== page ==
Poetry in Motion

A Former Professional Dancer, Immunologist Dr. Virginia Pedicord, PhD ’10, Aims to Balance Art and Science

Some students enter the Weill Cornell Graduate School of Medical Sciences straight from undergrad; others spend a few years working in a lab before applying to master’s or doctoral programs. But it’s safe to say that few, if any, have taken the same route as Dr. Virginia Pedicord—a path traced by dramatic, rhythmic steps set to music.

Before matriculating at the graduate school, Dr. Pedicord was a professional dancer in New York City, primarily performing with two contemporary dance companies. During her PhD studies in immunology and microbial pathogenesis, she set her creative pursuits aside—but over the past five years, while doing a postdoc at The Rockefeller University, she has managed to balance art and science by taking regular dance classes and performing in occasional shows. “Having a creative outlet and being able to step away from the lab really reinvigorates you,” she says. “When you’re able to think in a different way for a couple of hours, you can come back to the question or problem with a bit of a different perspective.”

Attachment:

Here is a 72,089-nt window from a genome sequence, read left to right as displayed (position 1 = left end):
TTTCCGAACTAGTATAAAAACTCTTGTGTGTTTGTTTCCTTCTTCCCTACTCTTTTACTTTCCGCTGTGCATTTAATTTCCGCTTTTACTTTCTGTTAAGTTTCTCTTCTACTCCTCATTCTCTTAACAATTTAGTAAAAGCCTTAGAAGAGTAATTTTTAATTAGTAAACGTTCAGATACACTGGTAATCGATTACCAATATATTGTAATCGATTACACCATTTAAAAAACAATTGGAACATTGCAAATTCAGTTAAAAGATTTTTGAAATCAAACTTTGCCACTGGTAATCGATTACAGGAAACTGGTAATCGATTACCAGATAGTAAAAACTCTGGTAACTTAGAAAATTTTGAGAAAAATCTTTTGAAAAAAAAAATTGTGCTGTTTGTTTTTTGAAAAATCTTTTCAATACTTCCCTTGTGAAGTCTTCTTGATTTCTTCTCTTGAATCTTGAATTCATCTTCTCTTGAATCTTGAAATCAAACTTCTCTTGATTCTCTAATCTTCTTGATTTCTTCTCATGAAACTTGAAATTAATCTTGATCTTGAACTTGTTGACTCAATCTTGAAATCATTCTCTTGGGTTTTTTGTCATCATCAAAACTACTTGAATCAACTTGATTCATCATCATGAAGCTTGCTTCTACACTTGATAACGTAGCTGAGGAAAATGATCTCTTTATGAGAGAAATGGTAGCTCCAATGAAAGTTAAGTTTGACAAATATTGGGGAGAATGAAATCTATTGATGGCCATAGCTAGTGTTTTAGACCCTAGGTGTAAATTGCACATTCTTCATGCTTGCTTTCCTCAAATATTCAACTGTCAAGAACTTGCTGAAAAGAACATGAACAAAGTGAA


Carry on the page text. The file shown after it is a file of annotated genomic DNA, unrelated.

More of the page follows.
Dr. Pedicord’s holistic view has been more than vindicated: in early 2018, she moved to the United Kingdom to start her own lab at the University of Cambridge, supported by a five-year grant of about $1.6 million from the Wellcome Trust. There, she’ll continue her research on the mechanisms by which the everyday bacteria residing in the human gut help protect against dangerous intestinal pathogens such as Salmonella and Clostridium difficile. She’ll also continue dancing, taking classes in Cambridge and London. “There are people who are more the stereotypical performing artist—those who love to be onstage and are very ethereal, emotional and expressive,” Dr. Pedicord observes. “At some level I’m those things too, but I have another side that really wants rational thinking, factual information and empirical evidence.”

A Texas native, Dr. Pedicord came to dance relatively late in life. Although she was always interested in it—“I would dance around the living room when I was a kid, even though I didn’t know what I was doing”—her family couldn’t afford lessons. But after performing in a production of “Oklahoma!” her junior year of high school, the dance bug bit her hard, and she funded her own ballet and jazz classes with money earned by babysitting. As an undergrad at Minnesota’s Carleton College, Dr. Pedicord studied both biology and contemporary dance with equal fervor. “College is a time when you don’t have to choose,” she says, “which is fantastic.” Faced with the choice of which to pursue after her graduation in 1999, Dr. Pedicord opted for the artistic route. “Carleton is intense and academically rigorous, so I was happy to take a bit of a break from science,” she explains. “And I knew that if I wanted to explore how far I could go as a dancer, my body wouldn’t let me do it later in life. It wasn’t even a struggle, because the decision seemed clear.”